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Musical hit the mark, if target is lifelong learning E-mail
Saturday, 13 April 2013 10:33

By L&T Columnist Rachel Coleman

It wasn’t a cozy, heartwarming musical. And it was hard to tell whether the audience, on opening night, had locked onto the complicated premise. Even so, by the time “Assassins” drew to a close, my face was wet with tears. 
The drama department at Seward County Community College, along with various local and area singers and actors, presented Stephen Sondheim’s edgy, dark musical last week. 
Choosing “Assassins” was a daring move on the part of director Alison Bridget Chambers, who staged the production with music instructor/director Magda Silva. It approached history from a decidedly untraditional angle. It contained a lot of cursing, even in its toned-down SCCC version. Even the music was complicated, made of fractured, overlapping pieces of poetry that felt more like a mosaic than a melody.
Biggest challenge of all? It had no warm, fuzzy ending. Even action movies give us that last bit of satisfaction. 
But that isn’t the point of this musical, nor is it really the point of studying history. Rather, history offers us a chance to examine the might-have-beens, the what-ifs, and the choices made by others. Those choices are not always clear, even in hindsight, though it’s human nature to want to agree on one version of what happened. We like to feel we are right. 
At first, “Assassins” allowed me to feel a bit complacent. Nearly half the assassins were clearly off-kilter, if not mad. I didn’t have to wrestle much with the question of why Charles Guiteau shot President James Garfield after his request to become the U.S. Ambassador to France was met with laughter. Guiteau was a classic narcissist, a con man, a loon. 
Nor did I feel conflicted about the would-be killers of President Gerald Ford, played by SCCC-ATS president Duane Dunn. Both Lynette “Squeaky” Fromme, Charles Manson’s girlfriend, and Sarah Jane Moore, a bored and absentminded housewife, were easy to categorize as aimlessly rebellious and just plain gullible. 
But characters like John Wilkes Booth, who assassinated President Abraham Lincoln,  Leon Czolgosz, who succeeded in killing President  William McKinley, and Guiseppe Zangara, who did not manage to shoot President Franklin Delano Roosevelt but murdered the mayor of Chicago instead … those men acted passionately, deliberately, and as a matter of conscience — or at least, desperation. I couldn’t find it in me to dismiss them, nor to ignore their complaints, even though I disagreed with their decisions to resort to violence. 
It turns out I wasn’t the only one. After the second performance of “Assassins,” Chambers staged a Q&A session with the actors and the audience. The auditorium still held that post-performance zing of energy, muted a bit by the density of the musical’s subject matter. People were still absorbed in sorting through what it all meant, how they felt about it, where to file the experience in the mental archives.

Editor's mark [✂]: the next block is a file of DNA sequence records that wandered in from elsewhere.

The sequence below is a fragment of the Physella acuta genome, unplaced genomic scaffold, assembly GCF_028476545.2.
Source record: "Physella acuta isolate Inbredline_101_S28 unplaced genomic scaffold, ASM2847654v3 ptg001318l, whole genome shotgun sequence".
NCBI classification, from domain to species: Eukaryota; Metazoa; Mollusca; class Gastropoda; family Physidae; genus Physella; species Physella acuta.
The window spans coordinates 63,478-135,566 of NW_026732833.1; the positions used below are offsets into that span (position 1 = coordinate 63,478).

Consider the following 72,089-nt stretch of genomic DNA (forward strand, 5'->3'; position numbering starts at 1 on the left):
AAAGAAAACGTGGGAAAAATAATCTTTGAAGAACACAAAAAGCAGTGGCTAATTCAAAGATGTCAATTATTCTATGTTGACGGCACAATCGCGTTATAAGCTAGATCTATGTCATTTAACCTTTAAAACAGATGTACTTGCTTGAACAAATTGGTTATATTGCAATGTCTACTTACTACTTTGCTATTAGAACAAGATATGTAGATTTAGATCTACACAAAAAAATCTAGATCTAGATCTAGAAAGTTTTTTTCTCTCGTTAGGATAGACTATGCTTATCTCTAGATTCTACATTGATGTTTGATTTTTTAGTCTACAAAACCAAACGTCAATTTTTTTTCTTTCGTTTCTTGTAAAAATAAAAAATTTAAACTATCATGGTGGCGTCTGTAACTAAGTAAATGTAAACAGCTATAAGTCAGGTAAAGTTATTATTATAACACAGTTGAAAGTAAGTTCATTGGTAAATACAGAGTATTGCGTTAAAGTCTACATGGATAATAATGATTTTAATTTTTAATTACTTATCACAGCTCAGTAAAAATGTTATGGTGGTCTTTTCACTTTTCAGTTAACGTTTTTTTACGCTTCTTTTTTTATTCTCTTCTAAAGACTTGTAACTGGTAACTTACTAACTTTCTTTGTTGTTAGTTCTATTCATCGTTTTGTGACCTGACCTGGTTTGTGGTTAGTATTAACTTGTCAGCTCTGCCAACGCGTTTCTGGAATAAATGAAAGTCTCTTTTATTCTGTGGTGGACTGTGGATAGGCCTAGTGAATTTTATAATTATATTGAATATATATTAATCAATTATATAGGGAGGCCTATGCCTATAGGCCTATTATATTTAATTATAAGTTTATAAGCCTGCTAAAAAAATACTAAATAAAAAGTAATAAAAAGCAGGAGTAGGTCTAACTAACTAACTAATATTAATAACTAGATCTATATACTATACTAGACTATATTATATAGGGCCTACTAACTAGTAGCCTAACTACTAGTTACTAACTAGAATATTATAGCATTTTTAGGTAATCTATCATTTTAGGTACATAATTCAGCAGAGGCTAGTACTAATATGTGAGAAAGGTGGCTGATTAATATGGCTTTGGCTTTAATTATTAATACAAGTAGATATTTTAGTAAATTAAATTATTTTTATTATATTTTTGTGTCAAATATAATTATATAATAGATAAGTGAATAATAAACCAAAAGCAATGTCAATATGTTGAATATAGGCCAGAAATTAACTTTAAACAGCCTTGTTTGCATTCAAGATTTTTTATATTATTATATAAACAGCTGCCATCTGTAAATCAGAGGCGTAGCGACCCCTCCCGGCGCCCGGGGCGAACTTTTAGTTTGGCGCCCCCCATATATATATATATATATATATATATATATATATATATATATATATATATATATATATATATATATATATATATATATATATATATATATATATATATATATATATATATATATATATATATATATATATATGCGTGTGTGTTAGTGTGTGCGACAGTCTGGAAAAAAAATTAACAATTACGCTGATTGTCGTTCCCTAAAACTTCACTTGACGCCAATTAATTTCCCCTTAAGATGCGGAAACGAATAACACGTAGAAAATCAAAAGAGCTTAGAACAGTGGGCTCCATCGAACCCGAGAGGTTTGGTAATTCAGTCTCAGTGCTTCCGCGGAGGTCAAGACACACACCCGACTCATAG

When Chambers turned the tables on the Q&A guests, asking “What message did you take away from the musical?” a long silence ensued. Every day of freedom is a gift, one person said. We must be sensitive to the needs of those around us, another person offered. Thank you, said a woman, for offering this discussion session, which revealed the depth of research and thought in what could have been a mere shock-value show choice. For me, the Q&A session felt like the best kind of classroom, where students of all ages draw closer to big ideas, complex problems, new notions. Many times, this sort of exploration just won’t happen without conversation partners. 
That’s understandable. It’s a downer to eavesdrop on the lives of those people, even goofy Sam Byck, who spends most of the musical in a Santa Claus suit, plotting to murder President Richard Nixon. Nobody enjoys life inside the head of a troubled, would-be killer — not even the killer himself.
And that’s where the musical draws much of its power: it brings us close to “those people,” who, as it turns out, are not so different than us. They feel life’s disappointments keenly, wonder if they’ll ever make it, become frustrated about the difficulties presented by everyday life. At some point, they snap. 
What might have happened if someone had stepped in to help? Could some of these assassins been helped, or at least thwarted, if those around them had paid attention and shown love? Such questions are relevant, Chambers said, as she shared the reason for the performance’s dedication to Mary Sherlach, school psychologist for Sandy Hook Elementary  in Newtown, Conn. Sherlach died in the attack. She was the mother of a college friend of Chambers. 
While I love a rollicking good musical, full of “You say to-may-to, I say to-mah-to,” watching Assassins provided me with an equally valuable, if challenging, experience. I had to hang in there while the various assassins squirmed and plotted and even suffered execution for their acts. I also had to think. 
That’s exactly why we have colleges, though: to nudge students and community members out of our comfortable mental habits into a more vibrant way of being. That’s what real learning requires — openness, courage, the willingness to try something incredibly ambitious that might be too much to tackle. 
“Assassins” offered all that and more, to the cast, to the audience, to the community. I’ll be turning it over in my mind for some time. 

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